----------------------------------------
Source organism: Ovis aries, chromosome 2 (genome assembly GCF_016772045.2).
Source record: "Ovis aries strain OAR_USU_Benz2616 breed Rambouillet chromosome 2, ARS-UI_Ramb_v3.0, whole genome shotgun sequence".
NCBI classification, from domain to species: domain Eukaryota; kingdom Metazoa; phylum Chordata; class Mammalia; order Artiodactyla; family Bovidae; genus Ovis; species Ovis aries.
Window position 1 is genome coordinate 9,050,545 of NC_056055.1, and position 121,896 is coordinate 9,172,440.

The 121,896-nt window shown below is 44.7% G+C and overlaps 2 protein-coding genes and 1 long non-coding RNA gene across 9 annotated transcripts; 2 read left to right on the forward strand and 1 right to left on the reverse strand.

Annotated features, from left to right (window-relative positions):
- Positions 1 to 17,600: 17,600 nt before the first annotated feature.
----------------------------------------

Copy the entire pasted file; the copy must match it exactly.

Source organism: Ovis aries, chromosome 2 (genome assembly GCF_016772045.2).
Source record: "Ovis aries strain OAR_USU_Benz2616 breed Rambouillet chromosome 2, ARS-UI_Ramb_v3.0, whole genome shotgun sequence".
NCBI classification, from domain to species: domain Eukaryota; kingdom Metazoa; phylum Chordata; class Mammalia; order Artiodactyla; family Bovidae; genus Ovis; species Ovis aries.
Window position 1 is genome coordinate 9,050,545 of NC_056055.1, and position 121,896 is coordinate 9,172,440.

The 121,896-nt window shown below is 44.7% G+C and overlaps 2 protein-coding genes and 1 long non-coding RNA gene across 9 annotated transcripts; 2 read left to right on the forward strand and 1 right to left on the reverse strand.

Annotated features, from left to right (window-relative positions):
- Positions 1 to 17,600: 17,600 nt before the first annotated feature.